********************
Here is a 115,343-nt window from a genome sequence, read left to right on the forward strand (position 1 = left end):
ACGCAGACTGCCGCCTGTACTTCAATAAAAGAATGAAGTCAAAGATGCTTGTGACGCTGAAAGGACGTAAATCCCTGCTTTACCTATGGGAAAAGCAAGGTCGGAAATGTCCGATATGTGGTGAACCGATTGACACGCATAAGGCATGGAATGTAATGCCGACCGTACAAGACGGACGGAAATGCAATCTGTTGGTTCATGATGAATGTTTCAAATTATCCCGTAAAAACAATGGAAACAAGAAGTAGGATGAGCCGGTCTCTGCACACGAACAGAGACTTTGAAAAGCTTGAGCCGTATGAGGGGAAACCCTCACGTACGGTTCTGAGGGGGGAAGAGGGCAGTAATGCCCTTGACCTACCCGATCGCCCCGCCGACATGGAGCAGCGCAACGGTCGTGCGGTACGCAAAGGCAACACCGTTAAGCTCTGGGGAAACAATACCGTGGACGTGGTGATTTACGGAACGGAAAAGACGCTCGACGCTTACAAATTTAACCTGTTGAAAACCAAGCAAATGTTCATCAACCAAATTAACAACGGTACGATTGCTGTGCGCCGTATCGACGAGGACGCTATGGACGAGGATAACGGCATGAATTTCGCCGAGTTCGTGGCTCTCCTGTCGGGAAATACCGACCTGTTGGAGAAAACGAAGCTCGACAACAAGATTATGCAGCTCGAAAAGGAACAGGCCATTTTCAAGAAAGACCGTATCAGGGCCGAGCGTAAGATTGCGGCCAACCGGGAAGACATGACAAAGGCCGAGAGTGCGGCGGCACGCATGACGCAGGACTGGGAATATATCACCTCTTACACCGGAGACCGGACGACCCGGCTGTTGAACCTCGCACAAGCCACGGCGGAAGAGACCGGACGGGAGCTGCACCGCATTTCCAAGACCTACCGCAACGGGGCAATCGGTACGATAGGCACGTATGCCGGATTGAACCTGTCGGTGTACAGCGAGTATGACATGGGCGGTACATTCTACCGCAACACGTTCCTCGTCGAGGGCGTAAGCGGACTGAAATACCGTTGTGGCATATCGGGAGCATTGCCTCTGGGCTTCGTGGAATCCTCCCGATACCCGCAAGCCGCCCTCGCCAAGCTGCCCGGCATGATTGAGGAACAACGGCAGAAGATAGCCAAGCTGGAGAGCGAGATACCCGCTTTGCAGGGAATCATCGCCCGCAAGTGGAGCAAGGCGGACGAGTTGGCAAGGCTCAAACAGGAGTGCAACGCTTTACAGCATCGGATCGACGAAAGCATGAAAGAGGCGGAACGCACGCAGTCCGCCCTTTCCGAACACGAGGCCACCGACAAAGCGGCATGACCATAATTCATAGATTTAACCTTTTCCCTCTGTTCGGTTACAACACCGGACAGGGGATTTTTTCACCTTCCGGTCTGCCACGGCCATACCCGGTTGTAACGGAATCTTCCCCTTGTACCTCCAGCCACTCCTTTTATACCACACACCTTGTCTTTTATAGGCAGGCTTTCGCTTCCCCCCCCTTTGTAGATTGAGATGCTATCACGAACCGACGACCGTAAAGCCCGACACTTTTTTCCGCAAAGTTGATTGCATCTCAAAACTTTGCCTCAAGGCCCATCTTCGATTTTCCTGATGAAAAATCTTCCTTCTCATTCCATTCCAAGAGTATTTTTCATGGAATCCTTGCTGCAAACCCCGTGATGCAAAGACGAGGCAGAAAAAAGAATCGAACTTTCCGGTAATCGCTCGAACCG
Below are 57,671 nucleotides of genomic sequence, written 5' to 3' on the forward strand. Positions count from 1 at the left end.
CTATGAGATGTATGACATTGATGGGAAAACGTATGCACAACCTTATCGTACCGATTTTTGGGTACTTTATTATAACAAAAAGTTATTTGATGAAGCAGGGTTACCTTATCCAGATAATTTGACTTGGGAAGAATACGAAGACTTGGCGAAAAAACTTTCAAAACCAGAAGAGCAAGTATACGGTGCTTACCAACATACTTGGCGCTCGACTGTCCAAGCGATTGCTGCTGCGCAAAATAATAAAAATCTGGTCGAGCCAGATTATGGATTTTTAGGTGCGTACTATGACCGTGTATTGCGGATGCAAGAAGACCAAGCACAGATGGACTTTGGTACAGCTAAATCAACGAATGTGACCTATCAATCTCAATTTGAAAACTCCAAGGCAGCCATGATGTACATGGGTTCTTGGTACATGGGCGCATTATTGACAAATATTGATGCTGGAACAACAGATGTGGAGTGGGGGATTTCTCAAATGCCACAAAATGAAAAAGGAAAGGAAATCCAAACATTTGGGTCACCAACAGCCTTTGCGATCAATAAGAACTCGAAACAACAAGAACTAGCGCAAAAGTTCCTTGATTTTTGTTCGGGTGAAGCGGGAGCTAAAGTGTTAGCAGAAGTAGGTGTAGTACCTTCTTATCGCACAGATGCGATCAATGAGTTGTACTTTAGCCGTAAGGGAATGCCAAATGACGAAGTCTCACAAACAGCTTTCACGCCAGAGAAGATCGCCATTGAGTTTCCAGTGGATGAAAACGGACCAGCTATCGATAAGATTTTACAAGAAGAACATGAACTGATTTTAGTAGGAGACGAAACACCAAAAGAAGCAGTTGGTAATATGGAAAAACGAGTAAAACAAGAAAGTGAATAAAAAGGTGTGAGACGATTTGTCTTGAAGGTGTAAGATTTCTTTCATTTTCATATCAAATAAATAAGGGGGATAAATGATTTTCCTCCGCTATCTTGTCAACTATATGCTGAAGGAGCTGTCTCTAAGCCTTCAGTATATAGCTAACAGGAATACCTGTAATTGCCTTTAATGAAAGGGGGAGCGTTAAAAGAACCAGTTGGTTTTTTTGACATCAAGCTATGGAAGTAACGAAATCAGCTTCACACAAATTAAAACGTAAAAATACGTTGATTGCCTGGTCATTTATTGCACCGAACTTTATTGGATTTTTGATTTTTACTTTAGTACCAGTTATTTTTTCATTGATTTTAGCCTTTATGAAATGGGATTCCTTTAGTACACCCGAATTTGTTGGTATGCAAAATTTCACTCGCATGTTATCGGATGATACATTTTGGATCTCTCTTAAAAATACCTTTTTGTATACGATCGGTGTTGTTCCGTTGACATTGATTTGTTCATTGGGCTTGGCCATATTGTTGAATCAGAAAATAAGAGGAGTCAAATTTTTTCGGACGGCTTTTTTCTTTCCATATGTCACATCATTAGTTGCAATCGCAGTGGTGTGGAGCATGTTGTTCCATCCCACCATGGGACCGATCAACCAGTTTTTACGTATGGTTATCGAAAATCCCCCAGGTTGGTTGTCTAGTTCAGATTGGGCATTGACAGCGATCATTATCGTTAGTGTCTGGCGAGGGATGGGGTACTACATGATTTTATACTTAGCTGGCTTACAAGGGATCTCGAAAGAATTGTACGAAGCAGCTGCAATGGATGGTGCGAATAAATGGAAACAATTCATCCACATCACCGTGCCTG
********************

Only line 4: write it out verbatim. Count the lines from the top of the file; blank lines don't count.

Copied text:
CTATGAGATGTATGACATTGATGGGAAAACGTATGCACAACCTTATCGTACCGATTTTTGGGTACTTTATTATAACAAAAAGTTATTTGATGAAGCAGGGTTACCTTATCCAGATAATTTGACTTGGGAAGAATACGAAGACTTGGCGAAAAAACTTTCAAAACCAGAAGAGCAAGTATACGGTGCTTACCAACATACTTGGCGCTCGACTGTCCAAGCGATTGCTGCTGCGCAAAATAATAAAAATCTGGTCGAGCCAGATTATGGATTTTTAGGTGCGTACTATGACCGTGTATTGCGGATGCAAGAAGACCAAGCACAGATGGACTTTGGTACAGCTAAATCAACGAATGTGACCTATCAATCTCAATTTGAAAACTCCAAGGCAGCCATGATGTACATGGGTTCTTGGTACATGGGCGCATTATTGACAAATATTGATGCTGGAACAACAGATGTGGAGTGGGGGATTTCTCAAATGCCACAAAATGAAAAAGGAAAGGAAATCCAAACATTTGGGTCACCAACAGCCTTTGCGATCAATAAGAACTCGAAACAACAAGAACTAGCGCAAAAGTTCCTTGATTTTTGTTCGGGTGAAGCGGGAGCTAAAGTGTTAGCAGAAGTAGGTGTAGTACCTTCTTATCGCACAGATGCGATCAATGAGTTGTACTTTAGCCGTAAGGGAATGCCAAATGACGAAGTCTCACAAACAGCTTTCACGCCAGAGAAGATCGCCATTGAGTTTCCAGTGGATGAAAACGGACCAGCTATCGATAAGATTTTACAAGAAGAACATGAACTGATTTTAGTAGGAGACGAAACACCAAAAGAAGCAGTTGGTAATATGGAAAAACGAGTAAAACAAGAAAGTGAATAAAAAGGTGTGAGACGATTTGTCTTGAAGGTGTAAGATTTCTTTCATTTTCATATCAAATAAATAAGGGGGATAAATGATTTTCCTCCGCTATCTTGTCAACTATATGCTGAAGGAGCTGTCTCTAAGCCTTCAGTATATAGCTAACAGGAATACCTGTAATTGCCTTTAATGAAAGGGGGAGCGTTAAAAGAACCAGTTGGTTTTTTTGACATCAAGCTATGGAAGTAACGAAATCAGCTTCACACAAATTAAAACGTAAAAATACGTTGATTGCCTGGTCATTTATTGCACCGAACTTTATTGGATTTTTGATTTTTACTTTAGTACCAGTTATTTTTTCATTGATTTTAGCCTTTATGAAATGGGATTCCTTTAGTACACCCGAATTTGTTGGTATGCAAAATTTCACTCGCATGTTATCGGATGATACATTTTGGATCTCTCTTAAAAATACCTTTTTGTATACGATCGGTGTTGTTCCGTTGACATTGATTTGTTCATTGGGCTTGGCCATATTGTTGAATCAGAAAATAAGAGGAGTCAAATTTTTTCGGACGGCTTTTTTCTTTCCATATGTCACATCATTAGTTGCAATCGCAGTGGTGTGGAGCATGTTGTTCCATCCCACCATGGGACCGATCAACCAGTTTTTACGTATGGTTATCGAAAATCCCCCAGGTTGGTTGTCTAGTTCAGATTGGGCATTGACAGCGATCATTATCGTTAGTGTCTGGCGAGGGATGGGGTACTACATGATTTTATACTTAGCTGGCTTACAAGGGATCTCGAAAGAATTGTACGAAGCAGCTGCAATGGATGGTGCGAATAAATGGAAACAATTCATCCACATCACCGTGCCTG